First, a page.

Brand architecture is the way we organise, manage and go to market with brands. Think of it as the external face of our business strategy. To work effectively, the architecture must be well defined, reflect a clear understanding of the market and the brand strategies of our competitors, and align and support our business goals and objectives.
While there are many different models of designing brand architecture, this article will look at two approaches: House of Brands, and Branded House.
House of Brands
Most consumer product brands use the House of Brands strategy. That is, the product itself is the primary brand, rather than the company. Consider Pantene, Duracell, Nespresso and Uncle Toby’s. Most consumers would have trouble identifying them with companies that actually own them (Procter and Gamble, Nestle).
In the IT space consider the relationship between Google and Alphabet, Google’s newly created parent brand. Like Procter and Gamble, Alphabet is essentially a corporate holding company and never consumer facing – consumers won’t start ‘Alphabetting’ any time soon.
In a House of Brands model, individual products or companies can focus on what they each do best without limiting the broader group’s businesses growth trajectory. In the Alphabet example, Google will continue to operate in the search and analytics sphere which it knows best and YouTube can focus on video content, while smaller operations such as Nest Labs home appliances, Verily life sciences, Wing drone deliveries and GV, Alphabet’s venture capital business, will operate as individual companies in their own specialist areas. This opportunity for flexibility is a large part of the reason why a House of Brands model may be adopted.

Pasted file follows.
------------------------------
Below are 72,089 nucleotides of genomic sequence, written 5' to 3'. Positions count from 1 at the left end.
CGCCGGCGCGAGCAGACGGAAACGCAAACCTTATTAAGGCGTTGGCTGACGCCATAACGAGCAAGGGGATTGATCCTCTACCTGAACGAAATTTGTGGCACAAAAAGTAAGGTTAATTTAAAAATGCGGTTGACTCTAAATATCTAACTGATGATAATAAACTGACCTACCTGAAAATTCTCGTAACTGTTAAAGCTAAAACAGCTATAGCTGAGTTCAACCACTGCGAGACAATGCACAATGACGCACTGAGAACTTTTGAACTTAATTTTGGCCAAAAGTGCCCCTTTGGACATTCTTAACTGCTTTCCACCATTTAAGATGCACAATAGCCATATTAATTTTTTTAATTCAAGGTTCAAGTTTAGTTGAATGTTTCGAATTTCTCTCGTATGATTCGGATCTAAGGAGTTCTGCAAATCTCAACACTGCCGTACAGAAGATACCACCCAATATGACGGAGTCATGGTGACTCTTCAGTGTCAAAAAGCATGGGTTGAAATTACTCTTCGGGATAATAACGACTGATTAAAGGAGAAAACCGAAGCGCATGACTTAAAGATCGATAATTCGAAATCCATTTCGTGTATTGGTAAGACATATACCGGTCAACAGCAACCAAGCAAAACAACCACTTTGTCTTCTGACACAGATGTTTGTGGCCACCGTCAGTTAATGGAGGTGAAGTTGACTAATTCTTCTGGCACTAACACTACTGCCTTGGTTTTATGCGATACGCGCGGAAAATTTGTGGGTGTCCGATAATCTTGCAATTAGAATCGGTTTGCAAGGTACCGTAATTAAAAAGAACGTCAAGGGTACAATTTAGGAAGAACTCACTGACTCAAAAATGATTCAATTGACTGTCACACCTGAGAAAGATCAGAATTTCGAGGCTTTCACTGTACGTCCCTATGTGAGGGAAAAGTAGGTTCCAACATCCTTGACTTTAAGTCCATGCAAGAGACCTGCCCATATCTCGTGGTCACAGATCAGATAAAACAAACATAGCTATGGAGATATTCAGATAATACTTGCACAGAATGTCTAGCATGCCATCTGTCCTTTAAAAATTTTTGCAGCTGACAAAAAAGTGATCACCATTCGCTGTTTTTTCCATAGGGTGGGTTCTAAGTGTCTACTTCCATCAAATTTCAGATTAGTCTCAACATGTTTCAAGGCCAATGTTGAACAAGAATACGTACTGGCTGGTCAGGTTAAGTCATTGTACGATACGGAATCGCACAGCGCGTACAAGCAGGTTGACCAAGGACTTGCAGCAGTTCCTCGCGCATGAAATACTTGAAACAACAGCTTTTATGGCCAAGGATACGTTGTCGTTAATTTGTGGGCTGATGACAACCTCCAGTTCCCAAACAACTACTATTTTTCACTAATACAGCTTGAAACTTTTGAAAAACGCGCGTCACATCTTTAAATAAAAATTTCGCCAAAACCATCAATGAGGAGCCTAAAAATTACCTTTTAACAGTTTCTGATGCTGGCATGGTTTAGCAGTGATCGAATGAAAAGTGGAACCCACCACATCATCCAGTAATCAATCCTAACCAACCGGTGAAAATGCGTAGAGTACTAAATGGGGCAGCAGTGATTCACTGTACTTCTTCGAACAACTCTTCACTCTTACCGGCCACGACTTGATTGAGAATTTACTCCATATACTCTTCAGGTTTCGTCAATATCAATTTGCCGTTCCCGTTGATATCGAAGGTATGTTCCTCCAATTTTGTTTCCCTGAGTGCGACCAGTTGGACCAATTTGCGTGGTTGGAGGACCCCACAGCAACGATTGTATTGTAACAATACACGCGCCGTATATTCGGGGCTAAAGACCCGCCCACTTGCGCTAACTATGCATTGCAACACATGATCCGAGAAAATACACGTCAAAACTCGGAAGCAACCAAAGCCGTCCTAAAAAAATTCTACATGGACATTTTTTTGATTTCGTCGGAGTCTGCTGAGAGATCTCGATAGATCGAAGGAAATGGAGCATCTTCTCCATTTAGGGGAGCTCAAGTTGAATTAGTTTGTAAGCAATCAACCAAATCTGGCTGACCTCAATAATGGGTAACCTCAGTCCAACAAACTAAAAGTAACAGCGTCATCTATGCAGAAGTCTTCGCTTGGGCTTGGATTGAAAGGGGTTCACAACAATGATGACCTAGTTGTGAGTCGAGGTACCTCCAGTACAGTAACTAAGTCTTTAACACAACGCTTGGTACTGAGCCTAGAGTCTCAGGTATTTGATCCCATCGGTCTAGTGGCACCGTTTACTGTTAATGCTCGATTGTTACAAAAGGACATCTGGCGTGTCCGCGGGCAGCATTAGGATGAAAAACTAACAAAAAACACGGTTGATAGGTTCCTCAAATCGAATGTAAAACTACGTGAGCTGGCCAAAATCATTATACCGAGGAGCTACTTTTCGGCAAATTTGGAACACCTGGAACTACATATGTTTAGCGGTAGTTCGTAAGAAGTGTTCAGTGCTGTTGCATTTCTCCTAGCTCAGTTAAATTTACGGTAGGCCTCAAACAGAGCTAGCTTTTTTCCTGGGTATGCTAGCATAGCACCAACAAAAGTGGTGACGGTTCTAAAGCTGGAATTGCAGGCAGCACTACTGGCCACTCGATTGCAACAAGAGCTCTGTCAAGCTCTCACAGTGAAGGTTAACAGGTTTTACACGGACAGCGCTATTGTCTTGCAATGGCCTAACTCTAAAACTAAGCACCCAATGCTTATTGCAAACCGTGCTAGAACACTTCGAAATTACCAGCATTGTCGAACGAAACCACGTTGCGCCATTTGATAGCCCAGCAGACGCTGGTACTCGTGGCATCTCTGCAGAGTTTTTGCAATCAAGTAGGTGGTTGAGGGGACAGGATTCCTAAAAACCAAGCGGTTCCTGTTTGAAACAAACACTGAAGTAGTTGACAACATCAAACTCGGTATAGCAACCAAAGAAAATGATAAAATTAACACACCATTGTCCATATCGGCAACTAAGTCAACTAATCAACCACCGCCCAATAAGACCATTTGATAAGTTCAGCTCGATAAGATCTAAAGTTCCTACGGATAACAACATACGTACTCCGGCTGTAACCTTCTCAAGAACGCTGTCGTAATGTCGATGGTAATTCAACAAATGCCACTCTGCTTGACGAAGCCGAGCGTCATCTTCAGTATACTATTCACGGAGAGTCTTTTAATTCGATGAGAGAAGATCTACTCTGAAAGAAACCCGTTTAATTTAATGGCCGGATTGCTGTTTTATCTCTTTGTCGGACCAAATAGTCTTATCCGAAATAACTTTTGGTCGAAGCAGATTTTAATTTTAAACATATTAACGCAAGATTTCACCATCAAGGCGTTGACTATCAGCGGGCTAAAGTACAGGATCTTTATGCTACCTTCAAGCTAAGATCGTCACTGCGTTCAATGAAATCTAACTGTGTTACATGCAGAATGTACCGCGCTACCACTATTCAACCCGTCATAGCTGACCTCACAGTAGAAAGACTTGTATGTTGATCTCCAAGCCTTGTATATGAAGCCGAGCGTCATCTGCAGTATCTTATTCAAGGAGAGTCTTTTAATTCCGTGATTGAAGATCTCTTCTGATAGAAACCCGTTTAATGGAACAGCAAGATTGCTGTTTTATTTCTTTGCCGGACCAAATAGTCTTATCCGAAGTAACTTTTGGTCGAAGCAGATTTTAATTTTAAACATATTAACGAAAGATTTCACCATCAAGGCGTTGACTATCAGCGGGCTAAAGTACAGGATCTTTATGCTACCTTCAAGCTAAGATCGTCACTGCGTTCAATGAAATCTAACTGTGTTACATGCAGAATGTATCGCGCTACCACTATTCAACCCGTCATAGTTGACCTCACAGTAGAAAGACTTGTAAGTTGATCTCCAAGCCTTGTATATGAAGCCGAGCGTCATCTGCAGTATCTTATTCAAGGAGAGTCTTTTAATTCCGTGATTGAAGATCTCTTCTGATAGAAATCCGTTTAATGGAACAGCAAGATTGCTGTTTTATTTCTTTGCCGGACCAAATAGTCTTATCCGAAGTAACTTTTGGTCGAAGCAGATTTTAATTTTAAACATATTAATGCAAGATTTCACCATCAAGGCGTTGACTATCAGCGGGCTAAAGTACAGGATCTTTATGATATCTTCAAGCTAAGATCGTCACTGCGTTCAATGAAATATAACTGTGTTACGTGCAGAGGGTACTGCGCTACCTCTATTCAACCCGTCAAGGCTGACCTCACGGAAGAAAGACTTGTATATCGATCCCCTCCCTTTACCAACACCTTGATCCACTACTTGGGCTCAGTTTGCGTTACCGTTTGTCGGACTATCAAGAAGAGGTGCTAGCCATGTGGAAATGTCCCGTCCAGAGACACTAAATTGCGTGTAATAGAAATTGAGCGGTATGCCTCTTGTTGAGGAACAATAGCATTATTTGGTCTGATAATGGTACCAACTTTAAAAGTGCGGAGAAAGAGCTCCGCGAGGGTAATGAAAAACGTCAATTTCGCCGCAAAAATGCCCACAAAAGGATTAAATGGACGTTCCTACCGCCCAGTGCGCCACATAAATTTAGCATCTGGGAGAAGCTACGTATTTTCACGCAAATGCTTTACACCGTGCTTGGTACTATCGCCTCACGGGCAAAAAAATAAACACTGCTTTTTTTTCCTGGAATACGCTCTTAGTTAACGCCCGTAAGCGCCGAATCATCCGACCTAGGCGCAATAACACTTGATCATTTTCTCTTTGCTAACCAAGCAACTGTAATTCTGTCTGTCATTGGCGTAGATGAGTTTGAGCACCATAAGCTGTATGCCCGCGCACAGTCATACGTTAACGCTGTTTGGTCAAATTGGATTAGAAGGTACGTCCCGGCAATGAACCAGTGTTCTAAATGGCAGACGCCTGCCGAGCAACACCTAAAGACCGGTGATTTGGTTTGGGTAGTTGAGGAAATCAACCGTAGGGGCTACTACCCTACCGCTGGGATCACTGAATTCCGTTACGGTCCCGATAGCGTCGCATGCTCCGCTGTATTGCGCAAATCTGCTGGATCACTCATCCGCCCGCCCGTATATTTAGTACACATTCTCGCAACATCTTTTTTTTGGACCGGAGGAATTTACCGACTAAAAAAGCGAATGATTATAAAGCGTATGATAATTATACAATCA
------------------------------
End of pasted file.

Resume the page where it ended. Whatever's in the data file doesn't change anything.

Another example is General Motors. They make cars under a few brands, with Holden, Chevrolet and Opel each established brands in their own right. Underneath the Holden brand there are more brands still – Commodore, Barina, Astra and Colorado.
The risk here can be brand confusion. Brands that try to cast too wide a net risk ending up without a loyal following in any market or demographic.
Another risk is budget – organisations using a House of Brands structure will need to invest in building many brands, instead of being able to consolidate investment behind one master brand.
A Branded House is where the company brand (or a main overarching brand) becomes the dominant source of identification and meaning.
ING Group is a great example of a Branded House approach. In Australia, ING offers banking, and is known as ING Direct. Their range of finance and everyday banking options also fall under the overall brand, such as ING Orange Everyday, ING Business Optimiser, ING Living Super and ING home loans.
Another example of a Branded House is Virgin. Their host of businesses are extremely diverse: wedding dresses, trains, credit cards, airlines, a music company, a health and fitness chain, and so on. All these companies draw their energy from a single brand identity: Virgin. This stymies the brands’ independence at the product level, but the energy of the brand overall pervades and strengthens each company despite the lack of shared product commonality.